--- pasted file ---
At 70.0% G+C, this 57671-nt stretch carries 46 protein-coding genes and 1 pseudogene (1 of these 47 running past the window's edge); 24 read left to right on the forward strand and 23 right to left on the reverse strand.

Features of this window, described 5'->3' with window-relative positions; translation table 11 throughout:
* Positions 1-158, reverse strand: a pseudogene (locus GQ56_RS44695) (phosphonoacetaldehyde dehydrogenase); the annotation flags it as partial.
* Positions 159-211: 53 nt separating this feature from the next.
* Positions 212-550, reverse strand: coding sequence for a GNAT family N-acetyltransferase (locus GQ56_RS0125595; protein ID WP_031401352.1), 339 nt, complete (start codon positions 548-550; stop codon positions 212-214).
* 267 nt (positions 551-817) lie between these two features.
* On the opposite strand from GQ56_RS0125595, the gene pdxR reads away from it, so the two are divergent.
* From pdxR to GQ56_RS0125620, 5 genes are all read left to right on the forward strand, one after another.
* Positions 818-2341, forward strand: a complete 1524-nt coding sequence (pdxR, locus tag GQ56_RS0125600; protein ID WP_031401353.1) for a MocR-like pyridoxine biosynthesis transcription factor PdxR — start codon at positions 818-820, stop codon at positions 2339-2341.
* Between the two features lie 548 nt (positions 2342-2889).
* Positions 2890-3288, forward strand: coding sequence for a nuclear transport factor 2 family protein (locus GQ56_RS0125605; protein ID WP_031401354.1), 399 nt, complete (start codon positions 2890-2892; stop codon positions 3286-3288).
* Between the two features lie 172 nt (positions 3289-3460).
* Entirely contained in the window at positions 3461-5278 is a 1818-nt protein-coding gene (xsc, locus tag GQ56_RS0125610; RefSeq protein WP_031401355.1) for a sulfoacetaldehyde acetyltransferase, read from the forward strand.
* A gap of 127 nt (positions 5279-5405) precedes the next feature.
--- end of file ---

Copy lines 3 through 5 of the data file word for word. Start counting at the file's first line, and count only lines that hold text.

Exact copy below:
* Positions 1-158, reverse strand: a pseudogene (locus GQ56_RS44695) (phosphonoacetaldehyde dehydrogenase); the annotation flags it as partial.
* Positions 159-211: 53 nt separating this feature from the next.
* Positions 212-550, reverse strand: coding sequence for a GNAT family N-acetyltransferase (locus GQ56_RS0125595; protein ID WP_031401352.1), 339 nt, complete (start codon positions 548-550; stop codon positions 212-214).